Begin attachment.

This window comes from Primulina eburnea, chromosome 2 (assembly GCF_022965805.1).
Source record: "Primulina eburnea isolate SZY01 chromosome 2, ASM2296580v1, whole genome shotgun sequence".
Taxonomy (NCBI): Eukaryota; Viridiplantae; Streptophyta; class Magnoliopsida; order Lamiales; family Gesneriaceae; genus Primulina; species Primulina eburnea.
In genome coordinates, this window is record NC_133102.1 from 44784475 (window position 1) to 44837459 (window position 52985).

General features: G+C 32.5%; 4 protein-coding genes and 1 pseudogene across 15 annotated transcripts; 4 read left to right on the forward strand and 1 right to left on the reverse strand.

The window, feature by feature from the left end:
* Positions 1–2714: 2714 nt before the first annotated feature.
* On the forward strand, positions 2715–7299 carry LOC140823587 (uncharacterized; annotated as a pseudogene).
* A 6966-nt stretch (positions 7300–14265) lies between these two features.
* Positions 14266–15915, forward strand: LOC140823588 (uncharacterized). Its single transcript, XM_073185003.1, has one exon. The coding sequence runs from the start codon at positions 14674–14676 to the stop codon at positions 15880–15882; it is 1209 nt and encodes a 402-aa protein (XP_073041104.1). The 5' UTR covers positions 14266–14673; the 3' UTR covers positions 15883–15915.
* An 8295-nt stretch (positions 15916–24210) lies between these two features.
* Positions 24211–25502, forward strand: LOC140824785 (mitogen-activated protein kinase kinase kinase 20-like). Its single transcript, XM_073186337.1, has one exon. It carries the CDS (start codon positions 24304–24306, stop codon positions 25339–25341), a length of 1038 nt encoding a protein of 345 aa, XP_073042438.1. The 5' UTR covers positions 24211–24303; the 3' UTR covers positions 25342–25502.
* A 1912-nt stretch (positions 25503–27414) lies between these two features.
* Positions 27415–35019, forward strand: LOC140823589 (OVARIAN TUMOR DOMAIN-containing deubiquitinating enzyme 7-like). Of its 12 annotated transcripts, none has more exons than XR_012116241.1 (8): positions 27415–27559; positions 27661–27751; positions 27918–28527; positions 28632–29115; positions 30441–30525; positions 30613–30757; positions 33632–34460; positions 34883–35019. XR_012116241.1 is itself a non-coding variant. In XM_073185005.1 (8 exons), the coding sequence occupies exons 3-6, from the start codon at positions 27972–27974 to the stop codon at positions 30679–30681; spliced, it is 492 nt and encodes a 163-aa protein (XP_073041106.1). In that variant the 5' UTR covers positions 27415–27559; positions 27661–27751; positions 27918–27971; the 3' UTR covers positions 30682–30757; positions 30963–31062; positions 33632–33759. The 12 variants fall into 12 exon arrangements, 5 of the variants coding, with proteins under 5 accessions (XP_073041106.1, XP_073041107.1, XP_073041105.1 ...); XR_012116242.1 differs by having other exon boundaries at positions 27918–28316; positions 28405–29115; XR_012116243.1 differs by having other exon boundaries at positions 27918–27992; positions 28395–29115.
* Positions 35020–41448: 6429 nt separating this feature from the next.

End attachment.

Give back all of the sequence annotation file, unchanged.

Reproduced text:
This window comes from Primulina eburnea, chromosome 2 (assembly GCF_022965805.1).
Source record: "Primulina eburnea isolate SZY01 chromosome 2, ASM2296580v1, whole genome shotgun sequence".
Taxonomy (NCBI): Eukaryota; Viridiplantae; Streptophyta; class Magnoliopsida; order Lamiales; family Gesneriaceae; genus Primulina; species Primulina eburnea.
In genome coordinates, this window is record NC_133102.1 from 44784475 (window position 1) to 44837459 (window position 52985).

General features: G+C 32.5%; 4 protein-coding genes and 1 pseudogene across 15 annotated transcripts; 4 read left to right on the forward strand and 1 right to left on the reverse strand.

The window, feature by feature from the left end:
* Positions 1–2714: 2714 nt before the first annotated feature.
* On the forward strand, positions 2715–7299 carry LOC140823587 (uncharacterized; annotated as a pseudogene).
* A 6966-nt stretch (positions 7300–14265) lies between these two features.
* Positions 14266–15915, forward strand: LOC140823588 (uncharacterized). Its single transcript, XM_073185003.1, has one exon. The coding sequence runs from the start codon at positions 14674–14676 to the stop codon at positions 15880–15882; it is 1209 nt and encodes a 402-aa protein (XP_073041104.1). The 5' UTR covers positions 14266–14673; the 3' UTR covers positions 15883–15915.
* An 8295-nt stretch (positions 15916–24210) lies between these two features.
* Positions 24211–25502, forward strand: LOC140824785 (mitogen-activated protein kinase kinase kinase 20-like). Its single transcript, XM_073186337.1, has one exon. It carries the CDS (start codon positions 24304–24306, stop codon positions 25339–25341), a length of 1038 nt encoding a protein of 345 aa, XP_073042438.1. The 5' UTR covers positions 24211–24303; the 3' UTR covers positions 25342–25502.
* A 1912-nt stretch (positions 25503–27414) lies between these two features.
* Positions 27415–35019, forward strand: LOC140823589 (OVARIAN TUMOR DOMAIN-containing deubiquitinating enzyme 7-like). Of its 12 annotated transcripts, none has more exons than XR_012116241.1 (8): positions 27415–27559; positions 27661–27751; positions 27918–28527; positions 28632–29115; positions 30441–30525; positions 30613–30757; positions 33632–34460; positions 34883–35019. XR_012116241.1 is itself a non-coding variant. In XM_073185005.1 (8 exons), the coding sequence occupies exons 3-6, from the start codon at positions 27972–27974 to the stop codon at positions 30679–30681; spliced, it is 492 nt and encodes a 163-aa protein (XP_073041106.1). In that variant the 5' UTR covers positions 27415–27559; positions 27661–27751; positions 27918–27971; the 3' UTR covers positions 30682–30757; positions 30963–31062; positions 33632–33759. The 12 variants fall into 12 exon arrangements, 5 of the variants coding, with proteins under 5 accessions (XP_073041106.1, XP_073041107.1, XP_073041105.1 ...); XR_012116242.1 differs by having other exon boundaries at positions 27918–28316; positions 28405–29115; XR_012116243.1 differs by having other exon boundaries at positions 27918–27992; positions 28395–29115.
* Positions 35020–41448: 6429 nt separating this feature from the next.